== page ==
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integrated urban water management

Urban Water Blueprint: Natural Solutions to the Global Water Challenge

Daniel Shemie's picture

Daniel Shemie is the Director of Water Funds for The Nature Conservancy. 
Robert McDonald is the Senior Scientist of Urban Sustainability for The Nature Conservancy.

Photo credit: Scott Warren
Copyright: The Nature Conservancy

Each year, cities around the world spend $90 billion to build infrastructure that’s used to deliver and treat water. To meet the needs of growing urban populations, some cities transport clean water thousands of kilometers to their residents, while other cities invest in more complex technology to treat local water resources. But nature has an important role to play in water delivery and treatment, one that has gone largely untapped. 
 
​The Nature Conservancy, in partnership with C40 Cities Climate Leadership Group and the International Water Association, has released a new report, Urban Water Blueprint: Mapping Conservation Solutions to the Global Water Challenge, which analyzes the state of water among more than 2,000 water sources and 530 cities worldwide. The report offers science-based recommendations for natural solutions that can be integrated alongside traditional infrastructure to improve water quality.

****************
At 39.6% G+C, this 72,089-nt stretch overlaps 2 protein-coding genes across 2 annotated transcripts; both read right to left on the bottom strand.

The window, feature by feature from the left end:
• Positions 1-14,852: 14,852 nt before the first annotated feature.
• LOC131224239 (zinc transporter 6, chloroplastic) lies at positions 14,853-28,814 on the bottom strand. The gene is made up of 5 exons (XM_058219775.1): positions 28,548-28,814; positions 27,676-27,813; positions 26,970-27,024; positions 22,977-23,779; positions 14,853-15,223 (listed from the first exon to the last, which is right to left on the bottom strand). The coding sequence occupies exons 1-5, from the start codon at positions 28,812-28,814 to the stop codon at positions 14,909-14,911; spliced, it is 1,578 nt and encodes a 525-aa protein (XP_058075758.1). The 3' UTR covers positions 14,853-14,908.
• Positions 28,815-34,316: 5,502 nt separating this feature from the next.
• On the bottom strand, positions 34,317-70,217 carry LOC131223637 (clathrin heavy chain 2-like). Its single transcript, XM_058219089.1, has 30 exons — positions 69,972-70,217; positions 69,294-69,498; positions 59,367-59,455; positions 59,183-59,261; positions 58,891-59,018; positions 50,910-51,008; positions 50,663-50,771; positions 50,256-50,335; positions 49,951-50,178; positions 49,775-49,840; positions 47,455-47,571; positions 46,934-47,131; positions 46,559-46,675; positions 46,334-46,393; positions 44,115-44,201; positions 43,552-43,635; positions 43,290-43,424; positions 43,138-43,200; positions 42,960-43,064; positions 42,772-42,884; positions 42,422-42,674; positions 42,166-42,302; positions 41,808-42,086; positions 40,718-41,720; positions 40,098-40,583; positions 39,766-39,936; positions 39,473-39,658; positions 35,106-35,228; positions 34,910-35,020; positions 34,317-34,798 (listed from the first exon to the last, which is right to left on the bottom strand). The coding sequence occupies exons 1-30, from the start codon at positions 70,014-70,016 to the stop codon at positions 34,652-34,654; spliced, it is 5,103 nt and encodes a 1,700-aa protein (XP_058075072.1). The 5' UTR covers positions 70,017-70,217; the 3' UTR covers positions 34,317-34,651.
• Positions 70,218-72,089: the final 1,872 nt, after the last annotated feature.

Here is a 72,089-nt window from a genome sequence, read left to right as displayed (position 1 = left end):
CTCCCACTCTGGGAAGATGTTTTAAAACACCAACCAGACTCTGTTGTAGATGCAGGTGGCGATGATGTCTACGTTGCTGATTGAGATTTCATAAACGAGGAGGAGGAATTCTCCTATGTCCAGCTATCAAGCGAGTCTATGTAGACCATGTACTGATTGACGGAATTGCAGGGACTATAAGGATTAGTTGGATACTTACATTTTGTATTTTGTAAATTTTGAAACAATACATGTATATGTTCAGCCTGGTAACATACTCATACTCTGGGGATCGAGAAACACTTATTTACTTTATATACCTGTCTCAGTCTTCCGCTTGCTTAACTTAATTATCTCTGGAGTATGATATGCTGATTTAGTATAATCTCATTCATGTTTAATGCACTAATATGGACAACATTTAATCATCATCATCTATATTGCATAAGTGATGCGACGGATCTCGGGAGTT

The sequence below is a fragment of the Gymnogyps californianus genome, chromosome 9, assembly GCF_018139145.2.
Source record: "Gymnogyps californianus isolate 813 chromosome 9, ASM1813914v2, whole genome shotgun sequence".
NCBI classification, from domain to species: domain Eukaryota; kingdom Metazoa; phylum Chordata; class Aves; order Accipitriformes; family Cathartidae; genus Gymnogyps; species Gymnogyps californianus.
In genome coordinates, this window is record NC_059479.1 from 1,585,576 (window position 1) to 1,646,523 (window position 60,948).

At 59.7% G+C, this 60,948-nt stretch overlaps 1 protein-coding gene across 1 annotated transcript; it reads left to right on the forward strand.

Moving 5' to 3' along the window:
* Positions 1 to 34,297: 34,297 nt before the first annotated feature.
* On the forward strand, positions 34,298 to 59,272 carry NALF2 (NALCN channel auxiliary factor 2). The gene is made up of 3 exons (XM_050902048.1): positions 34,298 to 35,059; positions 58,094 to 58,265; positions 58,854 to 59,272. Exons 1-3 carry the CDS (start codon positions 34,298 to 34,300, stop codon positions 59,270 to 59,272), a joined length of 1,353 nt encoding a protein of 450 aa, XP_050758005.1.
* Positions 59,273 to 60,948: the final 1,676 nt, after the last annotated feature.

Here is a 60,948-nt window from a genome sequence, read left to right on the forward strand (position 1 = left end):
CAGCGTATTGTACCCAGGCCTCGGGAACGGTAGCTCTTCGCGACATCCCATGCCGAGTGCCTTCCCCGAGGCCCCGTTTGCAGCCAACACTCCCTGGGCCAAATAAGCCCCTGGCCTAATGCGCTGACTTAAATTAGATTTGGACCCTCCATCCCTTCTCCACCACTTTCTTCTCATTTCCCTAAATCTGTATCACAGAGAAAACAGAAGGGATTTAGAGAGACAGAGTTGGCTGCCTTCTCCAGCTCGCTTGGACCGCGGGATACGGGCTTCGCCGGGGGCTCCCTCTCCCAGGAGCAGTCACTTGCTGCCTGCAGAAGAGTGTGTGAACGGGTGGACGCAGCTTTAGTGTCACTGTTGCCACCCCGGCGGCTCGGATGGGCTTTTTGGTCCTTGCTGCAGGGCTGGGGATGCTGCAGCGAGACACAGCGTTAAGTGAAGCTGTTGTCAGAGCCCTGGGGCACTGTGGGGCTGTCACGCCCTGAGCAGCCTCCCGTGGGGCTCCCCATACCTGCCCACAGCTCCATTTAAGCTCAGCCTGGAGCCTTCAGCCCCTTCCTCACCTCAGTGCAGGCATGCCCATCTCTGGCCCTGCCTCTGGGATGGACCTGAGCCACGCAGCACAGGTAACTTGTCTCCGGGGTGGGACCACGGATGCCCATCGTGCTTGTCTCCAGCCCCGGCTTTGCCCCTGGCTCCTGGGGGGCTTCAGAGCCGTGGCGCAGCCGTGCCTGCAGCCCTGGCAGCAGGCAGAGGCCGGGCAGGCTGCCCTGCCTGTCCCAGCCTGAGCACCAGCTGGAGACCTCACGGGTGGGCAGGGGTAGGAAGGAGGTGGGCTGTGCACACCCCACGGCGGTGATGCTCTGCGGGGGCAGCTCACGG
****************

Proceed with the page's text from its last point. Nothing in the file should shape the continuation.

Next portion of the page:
Integrated Water Management in Cities: Can we get it right this time?

While on its path to becoming the largest city in the Americas, Sao Paulo used its natural capital - water - to generate electricity, fuel industry, and satiate its ever-growing population. Natural infrastructure was traded for the concrete form and the city’s great rivers paid a high price for industrialization.

The result? Tremendous growth (averaging 5% per annum) that stimulated rapid and unplanned migration to the city and environmental pollution.  Urban sprawl generated little to no infrastructure for managing water, sanitation and wastewater, or solid waste.  Clearing the land for houses caused erosion and compacted soils, and the resulting increase in runoff has made an already wet city even more prone to floods.  

In Windhoek, Integrated Urban Water Management is Key to Closing the Water Loop

The city of Windhoek is probably best known for the fact that it is the world pioneer of drinking water reclamation from purified sewage effluent.

Windhoek lies in the heart of Namibia, the most arid Country in Sub Saharan Africa. All existing water resources are optimally utilized in a number of different ways. Integrated Urban Water Management (IUWM) lies at the heart of these approaches, both in using water that is fit for purpose and in diversifying water sources.